Tax authorities were reportedly asked to keep a close watch on private hospitals and nursing homes accepting cash payment for providing Covid-19 treatment as a measure to curb black money and possible tax evasions.
Further, the Finance Ministry has asked the income-tax department to impose hefty fines on hospitals found with unaccounted cash. Such healthcare facilities could be booked under anti-money laundering laws and prosecuted, a senior government official with knowledge of the matter. Plus, officials of North Block—the headquarters of the Finance Ministry—have flagged major concerns on secret cash deals by some private hospitals rising considerably.
The financial daily cited an official aware of the matter as saying, “Several cases, where private hospitals accepted substantial amount of cash but gave receipts of a lower amount to the patients’ families, have come to our notice.’’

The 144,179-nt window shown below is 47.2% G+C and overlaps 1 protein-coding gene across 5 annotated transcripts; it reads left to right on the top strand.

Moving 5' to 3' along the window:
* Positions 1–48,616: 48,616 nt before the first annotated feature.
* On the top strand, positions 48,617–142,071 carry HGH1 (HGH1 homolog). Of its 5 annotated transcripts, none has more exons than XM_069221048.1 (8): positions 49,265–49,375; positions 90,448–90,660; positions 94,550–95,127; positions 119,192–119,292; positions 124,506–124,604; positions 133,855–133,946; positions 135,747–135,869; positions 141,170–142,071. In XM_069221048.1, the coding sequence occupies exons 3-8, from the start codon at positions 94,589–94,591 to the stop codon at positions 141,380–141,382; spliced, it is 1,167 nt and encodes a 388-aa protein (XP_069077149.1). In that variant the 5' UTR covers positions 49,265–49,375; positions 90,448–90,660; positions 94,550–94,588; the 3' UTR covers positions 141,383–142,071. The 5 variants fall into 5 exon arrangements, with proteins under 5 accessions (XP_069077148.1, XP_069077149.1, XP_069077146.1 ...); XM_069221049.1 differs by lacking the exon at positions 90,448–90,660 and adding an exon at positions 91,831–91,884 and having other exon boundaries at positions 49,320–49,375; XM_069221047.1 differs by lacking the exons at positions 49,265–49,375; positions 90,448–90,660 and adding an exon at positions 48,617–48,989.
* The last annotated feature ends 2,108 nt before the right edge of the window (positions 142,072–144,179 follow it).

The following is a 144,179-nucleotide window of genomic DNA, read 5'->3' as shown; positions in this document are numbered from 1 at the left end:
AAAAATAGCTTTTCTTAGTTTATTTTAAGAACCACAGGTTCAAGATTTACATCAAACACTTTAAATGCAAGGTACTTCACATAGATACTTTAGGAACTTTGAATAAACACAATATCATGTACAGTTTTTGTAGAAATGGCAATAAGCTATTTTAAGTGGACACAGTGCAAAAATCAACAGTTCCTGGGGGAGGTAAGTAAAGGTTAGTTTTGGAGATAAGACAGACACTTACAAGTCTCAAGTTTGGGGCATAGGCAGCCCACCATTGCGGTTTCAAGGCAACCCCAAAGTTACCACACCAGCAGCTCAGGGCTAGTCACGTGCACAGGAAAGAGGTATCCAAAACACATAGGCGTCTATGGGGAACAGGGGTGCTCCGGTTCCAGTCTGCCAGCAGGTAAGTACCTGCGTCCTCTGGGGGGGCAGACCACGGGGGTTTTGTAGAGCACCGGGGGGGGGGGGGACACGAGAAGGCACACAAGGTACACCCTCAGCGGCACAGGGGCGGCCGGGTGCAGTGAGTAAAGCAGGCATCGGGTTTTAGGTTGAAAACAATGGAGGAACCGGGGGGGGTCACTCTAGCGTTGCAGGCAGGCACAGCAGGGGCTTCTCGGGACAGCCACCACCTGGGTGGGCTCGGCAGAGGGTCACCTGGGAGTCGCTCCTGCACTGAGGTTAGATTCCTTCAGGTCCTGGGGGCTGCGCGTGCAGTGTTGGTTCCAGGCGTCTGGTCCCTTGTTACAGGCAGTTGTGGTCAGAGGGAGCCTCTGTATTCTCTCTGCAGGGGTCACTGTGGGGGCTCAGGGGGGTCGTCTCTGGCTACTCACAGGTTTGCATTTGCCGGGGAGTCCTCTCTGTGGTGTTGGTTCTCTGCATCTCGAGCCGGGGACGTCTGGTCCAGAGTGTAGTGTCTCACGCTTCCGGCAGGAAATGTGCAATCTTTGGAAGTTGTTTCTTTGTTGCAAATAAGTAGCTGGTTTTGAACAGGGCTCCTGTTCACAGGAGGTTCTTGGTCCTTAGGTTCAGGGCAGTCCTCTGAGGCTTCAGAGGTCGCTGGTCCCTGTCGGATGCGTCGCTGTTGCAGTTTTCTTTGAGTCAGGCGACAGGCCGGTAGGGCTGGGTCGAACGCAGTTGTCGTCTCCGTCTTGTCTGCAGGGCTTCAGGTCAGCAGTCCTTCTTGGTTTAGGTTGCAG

The Central Board of Direct Taxes (CBDT), which frames policy for the income-tax department, has reportedly received orders to find out 20 per cent of the private health centres alleged to have indulged in undisclosed cash transactions and check the extent of accounted and unaccounted money received from patients. Also, family members of Covid patients will be asked to give feedback.
More importantly, private hospitals will be required to provide details of cash received, source of the money, name of the bank where cash has been deposited and so on. If healthcare centres are found to be repeat wrongdoers and continue to flout rules, action under anti-money laundering laws can be taken and prosecution can be filed for dodging taxes.
Citing an unnamed government source, the tax department received complaints against hospitals for allegedly asking patients to pay in cash for most expenses. So that the unaccounted cash could easily be laundered.
Last week, the CBDT issued a notification allowing hospitals and nursing homes to take cash payments of Rs 2 lakh and more for the treatment of Covid-19 patients.
Hospitals will now need to divulge cash details they received, and tax sleuths can find the patients and their families.
Several instances of malpractices came to light where health centres asked patients’ families to pay in cash for admission to the intensive care unit (ICU) or for medicines that are in short supply, the publication mentioned.